Wetlands under threat due to encroachment, NEMA warns

January 30, 2019 (3 weeks ago) 4:00 pm
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Speaking during a stakeholders’ panel discussion hosted at the Safaricom headquarters, NEMA Head of Wetlands Stephen Gatua said environmental conservation is a collective responsibility thus the public needs to work together with government agencies./FILE

, NAIROBI, Kenya, Jan 30 – The National Environment Management Authority (NEMA) has warned that if the public does not participate in environmental conservation, wetlands areas in the country are under great threat due to human encroachment.

Speaking during a stakeholders’ panel discussion hosted at the Safaricom headquarters, NEMA Head of Wetlands Stephen Gatua said environmental conservation is a collective responsibility thus the public needs to work together with government agencies.

“Quite a number of wetlands in the country are threatened especially those found in urban areas and public land but we are currently taking measures and coming up with what we call the integrated wetlands manual plan to ensure we identify all the threats,” he said.

On his part, the Chairman of Community for Nature Conservation Patrick Muraguri said majority of people do not understand the role of wetlands and there is need for more forums to create awareness by environmentalists.

“Sometimes we forget the role of wetlands in our lives and of late there has been a lot of encroachment and we all see what happened when structures were being demolished in Nairobi and people were wondering what was all that for… so more people really need to be informed on the importance of wetlands and how to conserve them,” said Muraguri.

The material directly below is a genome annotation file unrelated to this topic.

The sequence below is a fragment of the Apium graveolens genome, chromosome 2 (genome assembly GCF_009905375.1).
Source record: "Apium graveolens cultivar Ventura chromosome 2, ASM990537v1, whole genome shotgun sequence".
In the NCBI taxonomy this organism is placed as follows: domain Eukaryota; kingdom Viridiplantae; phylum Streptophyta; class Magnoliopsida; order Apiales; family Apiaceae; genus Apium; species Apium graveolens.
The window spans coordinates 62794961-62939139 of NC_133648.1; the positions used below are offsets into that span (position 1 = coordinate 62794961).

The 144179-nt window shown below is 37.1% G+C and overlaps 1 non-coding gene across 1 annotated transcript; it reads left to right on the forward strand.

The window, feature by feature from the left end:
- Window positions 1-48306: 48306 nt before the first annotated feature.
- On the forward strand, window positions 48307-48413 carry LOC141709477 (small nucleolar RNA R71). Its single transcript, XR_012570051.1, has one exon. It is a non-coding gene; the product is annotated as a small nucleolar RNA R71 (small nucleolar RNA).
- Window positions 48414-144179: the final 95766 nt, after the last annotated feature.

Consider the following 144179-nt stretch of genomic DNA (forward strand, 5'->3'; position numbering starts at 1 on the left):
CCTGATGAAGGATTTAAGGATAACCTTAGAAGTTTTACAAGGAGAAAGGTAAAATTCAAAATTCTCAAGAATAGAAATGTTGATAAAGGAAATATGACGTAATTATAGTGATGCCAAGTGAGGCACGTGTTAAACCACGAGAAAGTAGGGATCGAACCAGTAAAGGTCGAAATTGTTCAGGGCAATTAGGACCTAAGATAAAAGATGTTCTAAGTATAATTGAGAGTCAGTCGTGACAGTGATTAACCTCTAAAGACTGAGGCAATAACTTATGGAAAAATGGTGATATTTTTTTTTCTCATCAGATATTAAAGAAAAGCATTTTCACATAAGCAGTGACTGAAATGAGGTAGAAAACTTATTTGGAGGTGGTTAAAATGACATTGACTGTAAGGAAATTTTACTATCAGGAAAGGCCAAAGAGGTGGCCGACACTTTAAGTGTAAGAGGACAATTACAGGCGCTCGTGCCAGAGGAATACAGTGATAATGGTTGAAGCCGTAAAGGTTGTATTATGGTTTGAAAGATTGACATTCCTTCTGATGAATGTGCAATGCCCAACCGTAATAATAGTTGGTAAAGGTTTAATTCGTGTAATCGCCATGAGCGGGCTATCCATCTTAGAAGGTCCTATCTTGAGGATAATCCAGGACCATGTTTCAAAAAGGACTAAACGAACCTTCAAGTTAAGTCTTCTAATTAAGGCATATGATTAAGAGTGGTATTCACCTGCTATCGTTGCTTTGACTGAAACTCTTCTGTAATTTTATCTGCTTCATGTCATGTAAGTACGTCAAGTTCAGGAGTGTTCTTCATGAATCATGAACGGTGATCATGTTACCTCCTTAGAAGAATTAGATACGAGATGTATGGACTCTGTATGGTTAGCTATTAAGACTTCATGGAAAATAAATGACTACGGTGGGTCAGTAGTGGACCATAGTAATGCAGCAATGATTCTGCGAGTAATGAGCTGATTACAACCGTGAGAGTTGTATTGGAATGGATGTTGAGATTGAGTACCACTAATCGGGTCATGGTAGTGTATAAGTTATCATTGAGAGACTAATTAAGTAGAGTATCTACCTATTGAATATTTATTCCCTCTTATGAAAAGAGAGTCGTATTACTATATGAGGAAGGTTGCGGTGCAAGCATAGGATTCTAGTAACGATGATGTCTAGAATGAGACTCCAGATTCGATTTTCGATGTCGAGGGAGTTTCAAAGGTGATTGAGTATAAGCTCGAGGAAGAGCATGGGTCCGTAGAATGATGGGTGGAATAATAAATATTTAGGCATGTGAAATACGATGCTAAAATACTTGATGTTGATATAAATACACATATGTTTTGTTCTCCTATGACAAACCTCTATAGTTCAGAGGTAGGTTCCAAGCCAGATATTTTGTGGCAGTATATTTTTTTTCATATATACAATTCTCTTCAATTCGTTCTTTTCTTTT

The forum themed The Role of Wetlands in Climate Change Mitigation and Adaptation, was attended by Safaricom Chief Corporate Affairs Officer Stephen Chege, and Anglican Archbishop Jackson ole Sapit who also called on the public to play their personal role in conserving wetlands.

“We are telling people that far from the perception that wetlands are unproductive and valueless, these ecosystems provide food, water and livelihoods to millions of people around the world, and their conservation is a sustainable solution to climate change,” Chege said.

He added: “We are saying that the private sector, government, and all other stakeholders must put people, and the planet, before profits, and embrace sustainable practices as outlined by the Sustainable Development Goals.”

The forum was held two days before commemoration of the Worlds Wetlands Day on February 2.

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